Surveys can be an important tool in building employee engagement, however to get high participation and open, honest feedback, surveys need good administration.  In this article, Avatar Solutions set out 3 good practice tips for gaining employee buy-in to your survey.  This will ensure the data collected provides accurate results.

  • Be an open book. Share your thinking behind the survey and the steps in the process.  Be open about issues such as confidentiality and how the data will be used.
  • Involve employees  Asking for volunteers to promote the survey or getting involvement from employees in the planning process will raise interest and enthusiasm.  employees will want to see the results of something they feel a part of.
  • Consider and Incentive  offering incentives for survey completion can increase participation.

The article offers a case study on how one organisation boosted participation rates. This requires registration to access.

Making the Case for Employee Engagement – 6th August

Research by the Temkin Group on the impact of engaged employees mirrors that of similar studies, finding that engaged employees are;

  • More than 2.5 times as likely to stay at work later if something needs to be done.
  • More than three times as likely to do something that is good for the company even if it’s not expected of them.
  • Almost three times as likely to make a recommendation about an improvement at their company.
  • Almost five times as likely to recommend that a friend work at the company.

Another interesting aspect to this research is the identification traits that engaging elders shared, but less engaging leaders did not.  Engaging leaders were more likely to have above average financial results compared to their less engaging counterparts.  The article identifies five competencies that they call the Five I’s:

  • Inform: Provide employees with the information they need to understand the organisation’s vision and brand values, along with evidence of how customers feel about the organisation.
  • Inspire: Connect employees to the organisation’s vision and values, instilling within them a belief that these matter and encouraging them to take pride in their job and their organisation.
  • Instruct: Support employees with the training, coaching, and feedback they need to successfully deliver the organisation’s brand promises to customers.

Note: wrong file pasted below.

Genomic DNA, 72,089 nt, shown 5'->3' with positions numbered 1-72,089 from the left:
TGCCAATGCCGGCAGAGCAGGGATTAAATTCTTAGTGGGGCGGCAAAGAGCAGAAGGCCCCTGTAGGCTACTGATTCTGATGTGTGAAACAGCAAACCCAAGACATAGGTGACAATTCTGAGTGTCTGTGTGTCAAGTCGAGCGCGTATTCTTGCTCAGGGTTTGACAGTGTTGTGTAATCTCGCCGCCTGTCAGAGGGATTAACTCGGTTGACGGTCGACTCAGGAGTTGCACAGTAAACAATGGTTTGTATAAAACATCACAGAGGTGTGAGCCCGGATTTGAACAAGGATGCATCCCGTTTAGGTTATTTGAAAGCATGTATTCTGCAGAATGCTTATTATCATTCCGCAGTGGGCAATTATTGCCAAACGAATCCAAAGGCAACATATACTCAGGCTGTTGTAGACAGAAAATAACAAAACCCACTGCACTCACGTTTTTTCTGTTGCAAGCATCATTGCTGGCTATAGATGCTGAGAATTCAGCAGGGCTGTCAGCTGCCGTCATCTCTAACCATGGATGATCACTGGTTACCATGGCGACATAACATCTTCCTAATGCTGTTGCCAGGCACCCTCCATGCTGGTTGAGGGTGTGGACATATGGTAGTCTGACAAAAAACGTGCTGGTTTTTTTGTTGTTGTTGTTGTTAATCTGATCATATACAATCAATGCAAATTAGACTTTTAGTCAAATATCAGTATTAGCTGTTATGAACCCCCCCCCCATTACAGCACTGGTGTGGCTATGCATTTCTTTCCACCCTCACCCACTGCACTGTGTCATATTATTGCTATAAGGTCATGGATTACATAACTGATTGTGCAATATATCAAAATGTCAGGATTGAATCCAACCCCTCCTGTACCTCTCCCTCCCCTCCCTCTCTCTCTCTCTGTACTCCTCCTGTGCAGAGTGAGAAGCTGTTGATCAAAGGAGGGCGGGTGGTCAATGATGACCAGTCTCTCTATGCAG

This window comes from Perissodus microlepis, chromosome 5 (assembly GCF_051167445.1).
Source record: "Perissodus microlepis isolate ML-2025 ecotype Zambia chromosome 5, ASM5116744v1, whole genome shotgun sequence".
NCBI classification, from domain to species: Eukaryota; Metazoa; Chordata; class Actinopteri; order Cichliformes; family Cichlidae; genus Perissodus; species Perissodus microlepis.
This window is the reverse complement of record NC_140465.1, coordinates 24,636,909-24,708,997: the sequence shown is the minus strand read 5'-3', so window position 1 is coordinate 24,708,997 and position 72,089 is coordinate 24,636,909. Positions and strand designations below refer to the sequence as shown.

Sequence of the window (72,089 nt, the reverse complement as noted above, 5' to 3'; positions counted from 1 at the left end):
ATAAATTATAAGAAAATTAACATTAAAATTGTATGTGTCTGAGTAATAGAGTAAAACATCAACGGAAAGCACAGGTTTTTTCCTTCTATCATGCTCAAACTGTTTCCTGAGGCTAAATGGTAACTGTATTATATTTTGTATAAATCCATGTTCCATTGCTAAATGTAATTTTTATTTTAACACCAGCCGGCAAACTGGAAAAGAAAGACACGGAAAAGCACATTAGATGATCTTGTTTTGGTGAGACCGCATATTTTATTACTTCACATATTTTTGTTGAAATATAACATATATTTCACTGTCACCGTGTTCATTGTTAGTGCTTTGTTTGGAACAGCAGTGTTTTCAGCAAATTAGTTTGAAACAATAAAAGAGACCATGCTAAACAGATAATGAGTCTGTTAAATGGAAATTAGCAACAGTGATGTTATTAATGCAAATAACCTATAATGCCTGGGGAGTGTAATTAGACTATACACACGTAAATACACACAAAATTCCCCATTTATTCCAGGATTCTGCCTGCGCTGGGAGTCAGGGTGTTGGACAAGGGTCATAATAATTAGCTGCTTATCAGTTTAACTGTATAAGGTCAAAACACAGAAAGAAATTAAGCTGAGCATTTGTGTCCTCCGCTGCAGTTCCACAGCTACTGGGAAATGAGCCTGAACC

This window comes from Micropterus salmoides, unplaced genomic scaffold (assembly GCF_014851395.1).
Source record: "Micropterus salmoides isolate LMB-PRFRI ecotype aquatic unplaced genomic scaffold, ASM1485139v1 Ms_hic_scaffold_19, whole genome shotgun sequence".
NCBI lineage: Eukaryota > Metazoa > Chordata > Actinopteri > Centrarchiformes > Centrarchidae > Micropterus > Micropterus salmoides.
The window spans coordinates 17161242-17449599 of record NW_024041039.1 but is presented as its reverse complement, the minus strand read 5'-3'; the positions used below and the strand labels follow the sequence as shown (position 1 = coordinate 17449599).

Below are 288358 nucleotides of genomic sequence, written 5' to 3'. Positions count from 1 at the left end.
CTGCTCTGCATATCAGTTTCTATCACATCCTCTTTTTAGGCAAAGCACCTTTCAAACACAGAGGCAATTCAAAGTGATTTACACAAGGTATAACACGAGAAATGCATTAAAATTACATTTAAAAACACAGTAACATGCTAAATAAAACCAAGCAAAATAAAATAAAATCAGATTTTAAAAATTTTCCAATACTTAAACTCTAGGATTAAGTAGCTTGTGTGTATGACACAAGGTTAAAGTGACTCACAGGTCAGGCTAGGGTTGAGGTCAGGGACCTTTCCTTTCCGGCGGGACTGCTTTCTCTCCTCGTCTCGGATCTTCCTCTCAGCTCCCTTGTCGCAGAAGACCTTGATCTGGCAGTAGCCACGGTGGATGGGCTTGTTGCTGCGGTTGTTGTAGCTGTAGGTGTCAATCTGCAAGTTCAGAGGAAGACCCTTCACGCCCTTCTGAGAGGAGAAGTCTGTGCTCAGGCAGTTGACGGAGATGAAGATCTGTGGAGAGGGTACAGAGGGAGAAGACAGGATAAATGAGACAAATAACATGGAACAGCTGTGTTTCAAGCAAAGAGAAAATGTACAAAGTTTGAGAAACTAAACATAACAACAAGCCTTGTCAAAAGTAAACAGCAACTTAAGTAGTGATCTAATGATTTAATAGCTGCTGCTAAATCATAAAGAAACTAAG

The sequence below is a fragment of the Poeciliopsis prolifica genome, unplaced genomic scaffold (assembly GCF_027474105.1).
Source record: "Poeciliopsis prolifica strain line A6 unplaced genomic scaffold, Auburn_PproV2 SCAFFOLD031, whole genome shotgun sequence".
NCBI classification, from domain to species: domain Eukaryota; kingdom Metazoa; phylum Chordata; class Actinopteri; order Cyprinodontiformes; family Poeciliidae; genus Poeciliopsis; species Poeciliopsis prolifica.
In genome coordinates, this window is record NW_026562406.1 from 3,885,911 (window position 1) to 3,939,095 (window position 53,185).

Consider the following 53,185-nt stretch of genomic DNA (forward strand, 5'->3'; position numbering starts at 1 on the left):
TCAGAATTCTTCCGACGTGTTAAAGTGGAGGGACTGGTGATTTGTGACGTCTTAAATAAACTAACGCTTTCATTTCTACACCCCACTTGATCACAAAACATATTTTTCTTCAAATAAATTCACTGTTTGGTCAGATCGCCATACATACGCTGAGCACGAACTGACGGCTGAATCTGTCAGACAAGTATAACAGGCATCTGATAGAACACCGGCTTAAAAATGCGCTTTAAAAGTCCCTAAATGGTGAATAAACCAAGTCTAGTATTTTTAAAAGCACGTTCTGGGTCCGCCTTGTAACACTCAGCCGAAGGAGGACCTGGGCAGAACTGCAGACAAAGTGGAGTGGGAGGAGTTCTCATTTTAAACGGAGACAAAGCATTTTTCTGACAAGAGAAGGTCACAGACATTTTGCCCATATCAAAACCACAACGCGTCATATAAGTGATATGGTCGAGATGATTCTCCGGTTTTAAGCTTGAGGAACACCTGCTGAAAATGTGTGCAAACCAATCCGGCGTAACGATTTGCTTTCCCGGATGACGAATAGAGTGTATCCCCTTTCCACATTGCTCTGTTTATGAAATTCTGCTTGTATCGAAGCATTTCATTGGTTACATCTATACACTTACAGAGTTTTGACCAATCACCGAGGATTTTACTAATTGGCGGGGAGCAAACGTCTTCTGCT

• Involve: Take action with employees when designing their jobs, improving work processes, and solving the problems identified through customer or employee feedback.
  • Incent: Deploy appropriate systems to measure, reward, and reinforce desired employee behaviours and motivate employees to give their best.

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About Emenex

We help you keep your great people great.

Emenex enables organisations to get the best from and for their staff.

Leaders approach us when they have challenges associated with motivation, productivity, retention, talent management and succession planning. They know that addressing these critical issues can deliver higher levels of profit, productivity and customer satisfaction. They also know that a more progressive solution is required – one that enhances their brand with customers and staff alike.

The solution our clients are choosing to implement is the extraMILETM approach to engagement and development. The extraMILETM delivers all the tools and skills leaders need to clearly define and communicate organisational priorities to employees. For employees, it ensures they are prepared and able to align their personal and career goals to the priorities of the organisation.

The continued growth and development of both teams and individuals builds loyalty, commitment and engagement. It builds an organisation better able to meet future challenges and leads to higher performance and customer satisfaction.

The result?

Individuals and their organisation excel.